Godwin's Law - RIAA's Big Push to Copy Protect Digital Radio
Immediately below is the text of the joint resolution by RIAA and other groups, asking Congress to copy-protect radio (which has never been copy-protected before). Following that is RIAA's "one-pager" outlining for Congress the reasons RIAA offers for Congress to authorize the FCC to put in place a copy-protection scheme for radio. (Note the use of the term "HD Radio" -- implying that there's something "high-definition" about digital audio broadcasting, even though everyone who knows anything about digital audio broadcast content knows it's of much lower quality than that of audio CDs.)
It speaks volumes regarding the legitimacy of Big Content's position when they consistently
shade the truth, oh hell, lie when they push legislation or regulation designed to shore up their business model at the expense of innovation in technology and consumer electronics.
Whereas American arts and entertainment industries account for 6% of the American Gross Domestic Product and employ 2.6 million Americans;
That seems an implausible number. In 2003, the last year for which comparable numbers are avaliable for all industry sectors, the Department of Commerce's Bureau of Economic Analysis says that Publishing, Sound recording and motion pictures, Broadcasting and telecommunications, as well as Arts and entertainment accounted to 5.1% of the GDP. That number is clearly an overestimate, as the "Publishing" component, representing 1.1% of that total figure, also includes the software industry, the "telco" component of "Broadcasting and telecommunications" (worth 2.6% of the total) includes the contribution of companies like Cox, Verizon, or AT&T, and the "Arts and entertainment" industry includes live sporting events, and gambling revenues.
I can't even imagine the RIAA et al would be brazen enough to throw retail contribution to GDP in there, simply because music retail is a puny slice of the overall number.
Obviously, Big Content accounts for nowhere near the 6% of GDP they claim.
Whereas digital theft of music has caused extreme harm to the American music industry over the past five years;
A questionable statement on many levels: does "digital theft" really exist? Making a copy of something and stealing are two different things. As to the "extreme" harm, and attribution thereof, it's not clear that other explanations for the music industry's doldrums aren't also to blame (and in far greater proportion than this idea of "digital theft"): cartel-like price-fixing behavior, poor product pricing, competition for discretionary spending, overall economic conditions, poor product mix (such as fewer singles), and simply bad product.
Whereas the digital theft of music stifles the careers of new artists, betrays the songwriters and recording artists who create it and threatens the livelihood of the thousands of working people—from recording engineers to record-store clerks—who are employed in the music industry;
If "digital theft" existed, I guess that would be bad. On the other hand, file sharing and other forms of digital distribution have certainly enhanced the careers of artists like Wilco, Pearl Jam, DJ Danger Mouse, and others.
Sure, it's not hard data, but I'll take my anecdotal examples over Big Content's straw man any day.
Whereas the United States Supreme Court ruled in MGM v. Grokster that it is illegal to engage in digital theft directly or to encourage or induce digital theft;
I am not a lawyer, but this one also seemed fishy. Grokster, as I read it, isn't quite that cut-and-dried. First of all, "digital theft," like Pamela Anderson, is a distortion emanating from Los Angeles. The term doesn't appear in the SCOTUS opinion. It's not a minor point. Grokster doesn't define a different standard for liability for digital forms of infringement (in other words, they didn't undo Sony). What they did was create a netherworld with an new "intent" standard that will now have to be painfully clarified by trial (literally) and error.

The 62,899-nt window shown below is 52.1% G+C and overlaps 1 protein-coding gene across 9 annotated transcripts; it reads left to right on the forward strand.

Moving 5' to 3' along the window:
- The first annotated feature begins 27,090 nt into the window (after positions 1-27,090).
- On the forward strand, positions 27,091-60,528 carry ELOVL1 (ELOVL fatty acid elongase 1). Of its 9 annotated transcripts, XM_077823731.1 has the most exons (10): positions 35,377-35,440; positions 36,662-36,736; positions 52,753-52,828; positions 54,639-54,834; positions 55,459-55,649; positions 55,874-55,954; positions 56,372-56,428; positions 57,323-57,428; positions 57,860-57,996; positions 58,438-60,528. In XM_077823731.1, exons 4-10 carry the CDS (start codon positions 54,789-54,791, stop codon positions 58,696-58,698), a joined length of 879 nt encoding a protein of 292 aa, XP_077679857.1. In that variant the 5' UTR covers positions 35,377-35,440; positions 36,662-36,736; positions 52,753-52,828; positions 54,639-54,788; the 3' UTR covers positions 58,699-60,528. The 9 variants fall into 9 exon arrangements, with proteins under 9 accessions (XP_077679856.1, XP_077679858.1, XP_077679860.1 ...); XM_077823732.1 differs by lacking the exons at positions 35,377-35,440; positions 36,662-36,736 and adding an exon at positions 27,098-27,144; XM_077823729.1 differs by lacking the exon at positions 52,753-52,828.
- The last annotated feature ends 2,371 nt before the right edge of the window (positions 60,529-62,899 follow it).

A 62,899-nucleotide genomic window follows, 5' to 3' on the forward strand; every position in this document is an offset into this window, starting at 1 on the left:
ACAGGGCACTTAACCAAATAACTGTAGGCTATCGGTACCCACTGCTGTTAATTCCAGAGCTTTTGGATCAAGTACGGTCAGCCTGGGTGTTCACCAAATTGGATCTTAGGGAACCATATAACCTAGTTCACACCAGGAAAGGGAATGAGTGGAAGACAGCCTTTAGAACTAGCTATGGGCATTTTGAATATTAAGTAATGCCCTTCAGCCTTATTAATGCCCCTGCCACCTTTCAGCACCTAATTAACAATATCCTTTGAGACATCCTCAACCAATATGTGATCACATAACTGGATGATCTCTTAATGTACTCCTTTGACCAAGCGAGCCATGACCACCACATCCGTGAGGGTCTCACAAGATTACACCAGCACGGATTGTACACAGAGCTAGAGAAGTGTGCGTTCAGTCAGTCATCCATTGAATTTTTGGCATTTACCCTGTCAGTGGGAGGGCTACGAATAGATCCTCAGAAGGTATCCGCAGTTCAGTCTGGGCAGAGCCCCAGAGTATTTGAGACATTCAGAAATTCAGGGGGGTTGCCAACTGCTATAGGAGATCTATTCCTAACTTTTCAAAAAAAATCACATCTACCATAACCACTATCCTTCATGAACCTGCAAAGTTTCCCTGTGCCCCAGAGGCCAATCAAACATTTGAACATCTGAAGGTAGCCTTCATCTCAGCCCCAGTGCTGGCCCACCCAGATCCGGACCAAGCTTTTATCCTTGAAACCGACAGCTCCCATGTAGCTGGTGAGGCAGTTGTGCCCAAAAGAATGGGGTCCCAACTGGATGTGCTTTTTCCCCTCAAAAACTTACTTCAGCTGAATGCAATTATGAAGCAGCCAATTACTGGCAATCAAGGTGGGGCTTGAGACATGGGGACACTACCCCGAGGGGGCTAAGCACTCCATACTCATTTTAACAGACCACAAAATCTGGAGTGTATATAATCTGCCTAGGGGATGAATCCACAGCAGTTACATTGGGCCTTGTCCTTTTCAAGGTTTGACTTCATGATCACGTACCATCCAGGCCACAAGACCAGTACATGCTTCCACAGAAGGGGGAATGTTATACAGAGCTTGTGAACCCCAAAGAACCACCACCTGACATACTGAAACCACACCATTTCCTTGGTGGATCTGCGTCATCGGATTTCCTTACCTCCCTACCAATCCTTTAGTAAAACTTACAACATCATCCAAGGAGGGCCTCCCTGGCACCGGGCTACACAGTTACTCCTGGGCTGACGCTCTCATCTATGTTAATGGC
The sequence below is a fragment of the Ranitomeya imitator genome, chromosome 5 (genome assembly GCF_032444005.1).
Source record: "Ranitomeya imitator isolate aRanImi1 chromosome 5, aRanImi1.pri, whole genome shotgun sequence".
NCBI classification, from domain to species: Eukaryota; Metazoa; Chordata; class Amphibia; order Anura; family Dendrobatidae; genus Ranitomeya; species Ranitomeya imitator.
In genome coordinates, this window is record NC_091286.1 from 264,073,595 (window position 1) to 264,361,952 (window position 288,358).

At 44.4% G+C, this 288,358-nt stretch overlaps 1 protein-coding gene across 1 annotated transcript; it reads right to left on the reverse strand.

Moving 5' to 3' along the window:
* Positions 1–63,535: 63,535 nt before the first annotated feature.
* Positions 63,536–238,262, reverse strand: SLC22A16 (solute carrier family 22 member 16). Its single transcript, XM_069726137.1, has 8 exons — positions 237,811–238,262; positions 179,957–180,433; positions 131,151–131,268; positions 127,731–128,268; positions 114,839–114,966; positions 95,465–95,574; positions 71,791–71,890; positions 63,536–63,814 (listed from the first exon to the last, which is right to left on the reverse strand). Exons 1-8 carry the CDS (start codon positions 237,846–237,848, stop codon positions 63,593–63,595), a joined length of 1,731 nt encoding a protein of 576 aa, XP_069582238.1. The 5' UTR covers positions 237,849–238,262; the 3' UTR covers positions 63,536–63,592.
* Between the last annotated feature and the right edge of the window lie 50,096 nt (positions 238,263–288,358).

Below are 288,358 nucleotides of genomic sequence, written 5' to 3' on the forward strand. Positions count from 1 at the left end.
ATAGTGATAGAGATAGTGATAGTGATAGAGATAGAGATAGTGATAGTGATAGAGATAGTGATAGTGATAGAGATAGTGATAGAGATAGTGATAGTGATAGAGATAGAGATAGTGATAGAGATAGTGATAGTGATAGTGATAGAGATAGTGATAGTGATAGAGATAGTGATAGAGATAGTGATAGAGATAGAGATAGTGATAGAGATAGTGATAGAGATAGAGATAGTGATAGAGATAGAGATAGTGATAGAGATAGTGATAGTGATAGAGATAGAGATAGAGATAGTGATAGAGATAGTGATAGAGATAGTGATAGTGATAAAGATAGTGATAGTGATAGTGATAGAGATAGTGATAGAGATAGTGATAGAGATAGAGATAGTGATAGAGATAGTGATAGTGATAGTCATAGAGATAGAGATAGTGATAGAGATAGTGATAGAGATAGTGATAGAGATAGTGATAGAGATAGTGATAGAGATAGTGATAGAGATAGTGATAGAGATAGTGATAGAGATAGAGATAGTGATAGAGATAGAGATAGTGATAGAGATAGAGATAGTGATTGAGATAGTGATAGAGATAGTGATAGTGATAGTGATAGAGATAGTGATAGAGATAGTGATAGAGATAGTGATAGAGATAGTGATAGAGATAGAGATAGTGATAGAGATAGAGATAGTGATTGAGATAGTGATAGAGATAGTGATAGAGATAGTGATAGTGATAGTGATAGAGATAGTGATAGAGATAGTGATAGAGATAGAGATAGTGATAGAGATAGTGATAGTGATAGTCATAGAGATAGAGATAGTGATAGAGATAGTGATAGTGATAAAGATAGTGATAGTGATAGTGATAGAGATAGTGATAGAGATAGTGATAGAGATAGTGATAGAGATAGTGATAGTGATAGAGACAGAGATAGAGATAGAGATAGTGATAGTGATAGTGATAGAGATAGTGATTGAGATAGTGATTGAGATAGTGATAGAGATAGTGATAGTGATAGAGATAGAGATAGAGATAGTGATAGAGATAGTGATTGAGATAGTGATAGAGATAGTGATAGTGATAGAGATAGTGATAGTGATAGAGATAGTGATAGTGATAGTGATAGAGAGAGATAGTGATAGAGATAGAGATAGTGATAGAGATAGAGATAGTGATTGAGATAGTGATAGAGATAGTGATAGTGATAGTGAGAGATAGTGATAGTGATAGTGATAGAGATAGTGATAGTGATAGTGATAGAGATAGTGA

Whereas Korean and Australian courts followed with similar rulings preventing the establishment of business models predicated on digital theft;
I notice India, with their thriving intellectual property industries (pharmaceuticals, films, music, software) isn't on this list of worthies. Why so picky?
Whereas public broadcast spectrum is granted by the U.S. government to be used in the public interest;
Finally, a factually correct statement.
Whereas the public interest is not served by the allowance of digital theft;
Again, if "digital theft" existed, this might, or might not, be true.
Whereas Congress has stated that radio broadcasts should not facilitate or result in the digital theft of music;
Whereas the Federal Communications Commission promulgated rules to protect digital video broadcasts from illegal redistribution over digital networks;
Whereas the Federal Communications Commission is examining the promulgation of rules to protect digital audio broadcasts from illegal copying or redistribution over digital networks;
Whereas the United States Court of Appeals for the District of Columbia Circuit recently vacated the Federal Communications Commission’s ruling on digital video broadcasts based on a need for a direct Congressional grant of authority;
Whereas given the breadth of this decision regarding the Commission’s scope of authority in this area, any direct Congressional grant of authority should include both digital video and audio broadcasts;
Whereas Congress is considering efforts to expressly grant such authority to the Federal Communications Commission;
Translation: our buddies at the MPAA got screwed when they tried to end-run Congress and go straight to the unresponsible (in the political sense) bureaucrats of the FCC. As long as they're asking you for their Broadcast Flag, we'd like one for radio, too. Thanks.